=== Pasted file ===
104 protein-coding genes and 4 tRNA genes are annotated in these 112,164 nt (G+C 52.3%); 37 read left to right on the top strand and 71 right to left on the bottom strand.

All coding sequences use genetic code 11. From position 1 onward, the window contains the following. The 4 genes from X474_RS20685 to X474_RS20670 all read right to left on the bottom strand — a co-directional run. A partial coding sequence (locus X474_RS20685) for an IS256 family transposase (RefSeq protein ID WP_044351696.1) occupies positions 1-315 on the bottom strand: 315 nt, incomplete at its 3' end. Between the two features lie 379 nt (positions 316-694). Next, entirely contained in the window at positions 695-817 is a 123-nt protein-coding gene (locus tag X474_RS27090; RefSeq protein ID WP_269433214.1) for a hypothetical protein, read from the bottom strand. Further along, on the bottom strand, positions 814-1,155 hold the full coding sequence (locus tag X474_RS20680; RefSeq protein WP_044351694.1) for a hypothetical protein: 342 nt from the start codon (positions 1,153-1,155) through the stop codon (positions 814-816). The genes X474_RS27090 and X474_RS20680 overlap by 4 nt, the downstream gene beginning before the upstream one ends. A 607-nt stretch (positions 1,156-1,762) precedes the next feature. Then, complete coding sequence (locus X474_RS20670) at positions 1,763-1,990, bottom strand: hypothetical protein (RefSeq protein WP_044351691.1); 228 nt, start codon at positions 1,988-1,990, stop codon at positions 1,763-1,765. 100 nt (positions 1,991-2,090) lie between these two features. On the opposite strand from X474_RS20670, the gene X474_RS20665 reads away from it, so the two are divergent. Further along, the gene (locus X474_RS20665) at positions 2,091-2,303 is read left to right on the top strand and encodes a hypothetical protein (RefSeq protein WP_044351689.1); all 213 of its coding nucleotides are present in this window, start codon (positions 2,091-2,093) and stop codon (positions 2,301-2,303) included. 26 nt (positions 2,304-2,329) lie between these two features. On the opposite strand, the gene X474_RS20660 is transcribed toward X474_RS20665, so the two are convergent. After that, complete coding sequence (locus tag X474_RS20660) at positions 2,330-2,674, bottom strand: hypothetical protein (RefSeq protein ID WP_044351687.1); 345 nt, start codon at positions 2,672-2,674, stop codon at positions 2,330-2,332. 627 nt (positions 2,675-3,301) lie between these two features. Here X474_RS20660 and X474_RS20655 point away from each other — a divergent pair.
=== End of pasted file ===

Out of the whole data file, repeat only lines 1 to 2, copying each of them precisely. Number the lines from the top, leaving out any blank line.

104 protein-coding genes and 4 tRNA genes are annotated in these 112,164 nt (G+C 52.3%); 37 read left to right on the top strand and 71 right to left on the bottom strand.

All coding sequences use genetic code 11. From position 1 onward, the window contains the following. The 4 genes from X474_RS20685 to X474_RS20670 all read right to left on the bottom strand — a co-directional run. A partial coding sequence (locus X474_RS20685) for an IS256 family transposase (RefSeq protein ID WP_044351696.1) occupies positions 1-315 on the bottom strand: 315 nt, incomplete at its 3' end. Between the two features lie 379 nt (positions 316-694). Next, entirely contained in the window at positions 695-817 is a 123-nt protein-coding gene (locus tag X474_RS27090; RefSeq protein ID WP_269433214.1) for a hypothetical protein, read from the bottom strand. Further along, on the bottom strand, positions 814-1,155 hold the full coding sequence (locus tag X474_RS20680; RefSeq protein WP_044351694.1) for a hypothetical protein: 342 nt from the start codon (positions 1,153-1,155) through the stop codon (positions 814-816). The genes X474_RS27090 and X474_RS20680 overlap by 4 nt, the downstream gene beginning before the upstream one ends. A 607-nt stretch (positions 1,156-1,762) precedes the next feature. Then, complete coding sequence (locus X474_RS20670) at positions 1,763-1,990, bottom strand: hypothetical protein (RefSeq protein WP_044351691.1); 228 nt, start codon at positions 1,988-1,990, stop codon at positions 1,763-1,765. 100 nt (positions 1,991-2,090) lie between these two features. On the opposite strand from X474_RS20670, the gene X474_RS20665 reads away from it, so the two are divergent. Further along, the gene (locus X474_RS20665) at positions 2,091-2,303 is read left to right on the top strand and encodes a hypothetical protein (RefSeq protein WP_044351689.1); all 213 of its coding nucleotides are present in this window, start codon (positions 2,091-2,093) and stop codon (positions 2,301-2,303) included. 26 nt (positions 2,304-2,329) lie between these two features. On the opposite strand, the gene X474_RS20660 is transcribed toward X474_RS20665, so the two are convergent. After that, complete coding sequence (locus tag X474_RS20660) at positions 2,330-2,674, bottom strand: hypothetical protein (RefSeq protein ID WP_044351687.1); 345 nt, start codon at positions 2,672-2,674, stop codon at positions 2,330-2,332. 627 nt (positions 2,675-3,301) lie between these two features. Here X474_RS20660 and X474_RS20655 point away from each other — a divergent pair.